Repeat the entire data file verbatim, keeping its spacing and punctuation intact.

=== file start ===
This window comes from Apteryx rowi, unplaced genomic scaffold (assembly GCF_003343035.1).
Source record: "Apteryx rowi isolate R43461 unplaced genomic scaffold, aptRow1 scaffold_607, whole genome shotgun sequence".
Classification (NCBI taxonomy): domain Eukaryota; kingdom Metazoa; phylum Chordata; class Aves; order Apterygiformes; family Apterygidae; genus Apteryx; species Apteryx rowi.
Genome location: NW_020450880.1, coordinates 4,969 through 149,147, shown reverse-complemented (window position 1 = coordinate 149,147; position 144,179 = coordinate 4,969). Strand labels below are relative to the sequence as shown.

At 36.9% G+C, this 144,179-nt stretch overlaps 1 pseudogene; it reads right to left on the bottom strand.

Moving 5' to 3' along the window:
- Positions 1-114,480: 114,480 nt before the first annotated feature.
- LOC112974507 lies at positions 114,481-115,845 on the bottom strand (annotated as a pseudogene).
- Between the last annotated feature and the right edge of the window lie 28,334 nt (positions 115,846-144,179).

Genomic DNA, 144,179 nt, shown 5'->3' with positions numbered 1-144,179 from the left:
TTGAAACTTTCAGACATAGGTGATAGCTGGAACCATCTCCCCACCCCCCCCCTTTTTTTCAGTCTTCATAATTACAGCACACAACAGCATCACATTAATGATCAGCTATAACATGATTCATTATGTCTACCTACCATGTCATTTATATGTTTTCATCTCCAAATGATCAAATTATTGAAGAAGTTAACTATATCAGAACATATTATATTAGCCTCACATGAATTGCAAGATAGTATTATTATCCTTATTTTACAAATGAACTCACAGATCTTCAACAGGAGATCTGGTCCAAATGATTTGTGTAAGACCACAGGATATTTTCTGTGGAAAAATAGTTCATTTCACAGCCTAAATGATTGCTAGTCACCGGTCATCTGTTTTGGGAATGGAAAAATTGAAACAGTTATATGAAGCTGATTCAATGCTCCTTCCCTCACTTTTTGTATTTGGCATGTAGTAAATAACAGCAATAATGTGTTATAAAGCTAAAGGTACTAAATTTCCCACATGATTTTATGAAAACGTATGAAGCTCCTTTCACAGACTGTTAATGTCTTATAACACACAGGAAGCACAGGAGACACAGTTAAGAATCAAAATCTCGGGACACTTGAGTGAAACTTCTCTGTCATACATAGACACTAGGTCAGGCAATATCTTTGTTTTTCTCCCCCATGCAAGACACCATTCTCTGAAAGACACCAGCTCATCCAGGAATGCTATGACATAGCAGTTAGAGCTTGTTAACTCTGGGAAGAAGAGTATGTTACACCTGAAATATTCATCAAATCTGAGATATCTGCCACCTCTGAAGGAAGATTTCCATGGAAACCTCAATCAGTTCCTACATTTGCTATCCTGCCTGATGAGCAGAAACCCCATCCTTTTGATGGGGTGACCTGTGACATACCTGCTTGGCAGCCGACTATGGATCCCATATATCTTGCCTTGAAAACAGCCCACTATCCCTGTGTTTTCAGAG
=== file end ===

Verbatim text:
This window comes from Apteryx rowi, unplaced genomic scaffold (assembly GCF_003343035.1).
Source record: "Apteryx rowi isolate R43461 unplaced genomic scaffold, aptRow1 scaffold_607, whole genome shotgun sequence".
Classification (NCBI taxonomy): domain Eukaryota; kingdom Metazoa; phylum Chordata; class Aves; order Apterygiformes; family Apterygidae; genus Apteryx; species Apteryx rowi.
Genome location: NW_020450880.1, coordinates 4,969 through 149,147, shown reverse-complemented (window position 1 = coordinate 149,147; position 144,179 = coordinate 4,969). Strand labels below are relative to the sequence as shown.

At 36.9% G+C, this 144,179-nt stretch overlaps 1 pseudogene; it reads right to left on the bottom strand.

Moving 5' to 3' along the window:
- Positions 1-114,480: 114,480 nt before the first annotated feature.
- LOC112974507 lies at positions 114,481-115,845 on the bottom strand (annotated as a pseudogene).
- Between the last annotated feature and the right edge of the window lie 28,334 nt (positions 115,846-144,179).

Genomic DNA, 144,179 nt, shown 5'->3' with positions numbered 1-144,179 from the left:
TTGAAACTTTCAGACATAGGTGATAGCTGGAACCATCTCCCCACCCCCCCCCTTTTTTTCAGTCTTCATAATTACAGCACACAACAGCATCACATTAATGATCAGCTATAACATGATTCATTATGTCTACCTACCATGTCATTTATATGTTTTCATCTCCAAATGATCAAATTATTGAAGAAGTTAACTATATCAGAACATATTATATTAGCCTCACATGAATTGCAAGATAGTATTATTATCCTTATTTTACAAATGAACTCACAGATCTTCAACAGGAGATCTGGTCCAAATGATTTGTGTAAGACCACAGGATATTTTCTGTGGAAAAATAGTTCATTTCACAGCCTAAATGATTGCTAGTCACCGGTCATCTGTTTTGGGAATGGAAAAATTGAAACAGTTATATGAAGCTGATTCAATGCTCCTTCCCTCACTTTTTGTATTTGGCATGTAGTAAATAACAGCAATAATGTGTTATAAAGCTAAAGGTACTAAATTTCCCACATGATTTTATGAAAACGTATGAAGCTCCTTTCACAGACTGTTAATGTCTTATAACACACAGGAAGCACAGGAGACACAGTTAAGAATCAAAATCTCGGGACACTTGAGTGAAACTTCTCTGTCATACATAGACACTAGGTCAGGCAATATCTTTGTTTTTCTCCCCCATGCAAGACACCATTCTCTGAAAGACACCAGCTCATCCAGGAATGCTATGACATAGCAGTTAGAGCTTGTTAACTCTGGGAAGAAGAGTATGTTACACCTGAAATATTCATCAAATCTGAGATATCTGCCACCTCTGAAGGAAGATTTCCATGGAAACCTCAATCAGTTCCTACATTTGCTATCCTGCCTGATGAGCAGAAACCCCATCCTTTTGATGGGGTGACCTGTGACATACCTGCTTGGCAGCCGACTATGGATCCCATATATCTTGCCTTGAAAACAGCCCACTATCCCTGTGTTTTCAGAG